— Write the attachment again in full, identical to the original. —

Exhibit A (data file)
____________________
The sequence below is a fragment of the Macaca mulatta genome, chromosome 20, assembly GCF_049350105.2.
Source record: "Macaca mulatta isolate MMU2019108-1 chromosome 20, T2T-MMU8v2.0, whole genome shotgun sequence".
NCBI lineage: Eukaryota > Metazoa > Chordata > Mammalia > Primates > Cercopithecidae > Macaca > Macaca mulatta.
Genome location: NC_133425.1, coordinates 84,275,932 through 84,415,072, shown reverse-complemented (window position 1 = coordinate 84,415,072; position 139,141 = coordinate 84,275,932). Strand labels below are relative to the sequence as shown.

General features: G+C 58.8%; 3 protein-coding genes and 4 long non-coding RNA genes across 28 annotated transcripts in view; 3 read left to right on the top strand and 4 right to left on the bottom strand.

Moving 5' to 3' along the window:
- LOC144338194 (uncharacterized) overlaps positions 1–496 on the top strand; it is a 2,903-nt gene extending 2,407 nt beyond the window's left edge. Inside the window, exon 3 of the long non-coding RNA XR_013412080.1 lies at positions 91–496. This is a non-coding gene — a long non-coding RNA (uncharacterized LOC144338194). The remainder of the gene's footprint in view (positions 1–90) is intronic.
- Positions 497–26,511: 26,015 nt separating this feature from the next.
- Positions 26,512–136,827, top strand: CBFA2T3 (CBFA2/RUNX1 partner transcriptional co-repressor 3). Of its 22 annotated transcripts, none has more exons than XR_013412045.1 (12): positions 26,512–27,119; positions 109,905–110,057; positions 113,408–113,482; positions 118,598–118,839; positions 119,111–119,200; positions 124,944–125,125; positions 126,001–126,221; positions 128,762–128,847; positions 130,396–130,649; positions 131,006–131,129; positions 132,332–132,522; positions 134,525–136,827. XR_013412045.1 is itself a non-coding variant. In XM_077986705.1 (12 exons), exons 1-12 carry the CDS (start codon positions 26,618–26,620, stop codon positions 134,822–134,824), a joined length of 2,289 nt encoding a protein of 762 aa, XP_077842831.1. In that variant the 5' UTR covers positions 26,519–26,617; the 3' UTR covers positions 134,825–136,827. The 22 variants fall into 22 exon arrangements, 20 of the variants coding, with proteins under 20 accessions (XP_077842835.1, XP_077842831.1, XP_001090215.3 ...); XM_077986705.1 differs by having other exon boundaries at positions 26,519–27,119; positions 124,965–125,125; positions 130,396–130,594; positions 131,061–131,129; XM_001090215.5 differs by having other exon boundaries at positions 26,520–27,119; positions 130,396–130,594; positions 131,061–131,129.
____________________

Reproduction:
The sequence below is a fragment of the Macaca mulatta genome, chromosome 20, assembly GCF_049350105.2.
Source record: "Macaca mulatta isolate MMU2019108-1 chromosome 20, T2T-MMU8v2.0, whole genome shotgun sequence".
NCBI lineage: Eukaryota > Metazoa > Chordata > Mammalia > Primates > Cercopithecidae > Macaca > Macaca mulatta.
Genome location: NC_133425.1, coordinates 84,275,932 through 84,415,072, shown reverse-complemented (window position 1 = coordinate 84,415,072; position 139,141 = coordinate 84,275,932). Strand labels below are relative to the sequence as shown.

General features: G+C 58.8%; 3 protein-coding genes and 4 long non-coding RNA genes across 28 annotated transcripts in view; 3 read left to right on the top strand and 4 right to left on the bottom strand.

Moving 5' to 3' along the window:
- LOC144338194 (uncharacterized) overlaps positions 1–496 on the top strand; it is a 2,903-nt gene extending 2,407 nt beyond the window's left edge. Inside the window, exon 3 of the long non-coding RNA XR_013412080.1 lies at positions 91–496. This is a non-coding gene — a long non-coding RNA (uncharacterized LOC144338194). The remainder of the gene's footprint in view (positions 1–90) is intronic.
- Positions 497–26,511: 26,015 nt separating this feature from the next.
- Positions 26,512–136,827, top strand: CBFA2T3 (CBFA2/RUNX1 partner transcriptional co-repressor 3). Of its 22 annotated transcripts, none has more exons than XR_013412045.1 (12): positions 26,512–27,119; positions 109,905–110,057; positions 113,408–113,482; positions 118,598–118,839; positions 119,111–119,200; positions 124,944–125,125; positions 126,001–126,221; positions 128,762–128,847; positions 130,396–130,649; positions 131,006–131,129; positions 132,332–132,522; positions 134,525–136,827. XR_013412045.1 is itself a non-coding variant. In XM_077986705.1 (12 exons), exons 1-12 carry the CDS (start codon positions 26,618–26,620, stop codon positions 134,822–134,824), a joined length of 2,289 nt encoding a protein of 762 aa, XP_077842831.1. In that variant the 5' UTR covers positions 26,519–26,617; the 3' UTR covers positions 134,825–136,827. The 22 variants fall into 22 exon arrangements, 20 of the variants coding, with proteins under 20 accessions (XP_077842835.1, XP_077842831.1, XP_001090215.3 ...); XM_077986705.1 differs by having other exon boundaries at positions 26,519–27,119; positions 124,965–125,125; positions 130,396–130,594; positions 131,061–131,129; XM_001090215.5 differs by having other exon boundaries at positions 26,520–27,119; positions 130,396–130,594; positions 131,061–131,129.